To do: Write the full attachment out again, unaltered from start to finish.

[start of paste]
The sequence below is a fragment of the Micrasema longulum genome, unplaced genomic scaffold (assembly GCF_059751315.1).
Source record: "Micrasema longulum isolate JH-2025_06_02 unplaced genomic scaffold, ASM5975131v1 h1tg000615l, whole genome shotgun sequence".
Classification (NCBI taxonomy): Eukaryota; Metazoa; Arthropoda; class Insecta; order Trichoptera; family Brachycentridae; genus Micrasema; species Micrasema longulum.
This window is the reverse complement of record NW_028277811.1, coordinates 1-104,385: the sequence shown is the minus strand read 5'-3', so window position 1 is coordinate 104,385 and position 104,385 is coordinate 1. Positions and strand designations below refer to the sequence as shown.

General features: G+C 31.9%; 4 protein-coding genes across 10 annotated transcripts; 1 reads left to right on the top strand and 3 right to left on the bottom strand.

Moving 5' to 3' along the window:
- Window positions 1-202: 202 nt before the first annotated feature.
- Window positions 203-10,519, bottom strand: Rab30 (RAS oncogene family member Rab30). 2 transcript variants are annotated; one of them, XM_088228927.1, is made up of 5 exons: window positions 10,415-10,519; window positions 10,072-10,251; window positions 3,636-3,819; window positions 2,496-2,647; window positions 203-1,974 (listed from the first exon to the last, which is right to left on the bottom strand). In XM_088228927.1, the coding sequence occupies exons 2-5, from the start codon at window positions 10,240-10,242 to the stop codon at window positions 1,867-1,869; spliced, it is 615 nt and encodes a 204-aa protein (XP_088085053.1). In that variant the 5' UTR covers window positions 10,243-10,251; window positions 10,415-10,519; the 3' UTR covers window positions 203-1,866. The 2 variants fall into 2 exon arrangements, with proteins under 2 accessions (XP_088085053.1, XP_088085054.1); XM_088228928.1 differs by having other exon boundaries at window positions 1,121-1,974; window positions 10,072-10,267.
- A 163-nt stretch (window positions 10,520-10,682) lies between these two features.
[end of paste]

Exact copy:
The sequence below is a fragment of the Micrasema longulum genome, unplaced genomic scaffold (assembly GCF_059751315.1).
Source record: "Micrasema longulum isolate JH-2025_06_02 unplaced genomic scaffold, ASM5975131v1 h1tg000615l, whole genome shotgun sequence".
Classification (NCBI taxonomy): Eukaryota; Metazoa; Arthropoda; class Insecta; order Trichoptera; family Brachycentridae; genus Micrasema; species Micrasema longulum.
This window is the reverse complement of record NW_028277811.1, coordinates 1-104,385: the sequence shown is the minus strand read 5'-3', so window position 1 is coordinate 104,385 and position 104,385 is coordinate 1. Positions and strand designations below refer to the sequence as shown.

General features: G+C 31.9%; 4 protein-coding genes across 10 annotated transcripts; 1 reads left to right on the top strand and 3 right to left on the bottom strand.

Moving 5' to 3' along the window:
- Window positions 1-202: 202 nt before the first annotated feature.
- Window positions 203-10,519, bottom strand: Rab30 (RAS oncogene family member Rab30). 2 transcript variants are annotated; one of them, XM_088228927.1, is made up of 5 exons: window positions 10,415-10,519; window positions 10,072-10,251; window positions 3,636-3,819; window positions 2,496-2,647; window positions 203-1,974 (listed from the first exon to the last, which is right to left on the bottom strand). In XM_088228927.1, the coding sequence occupies exons 2-5, from the start codon at window positions 10,240-10,242 to the stop codon at window positions 1,867-1,869; spliced, it is 615 nt and encodes a 204-aa protein (XP_088085053.1). In that variant the 5' UTR covers window positions 10,243-10,251; window positions 10,415-10,519; the 3' UTR covers window positions 203-1,866. The 2 variants fall into 2 exon arrangements, with proteins under 2 accessions (XP_088085053.1, XP_088085054.1); XM_088228928.1 differs by having other exon boundaries at window positions 1,121-1,974; window positions 10,072-10,267.
- A 163-nt stretch (window positions 10,520-10,682) lies between these two features.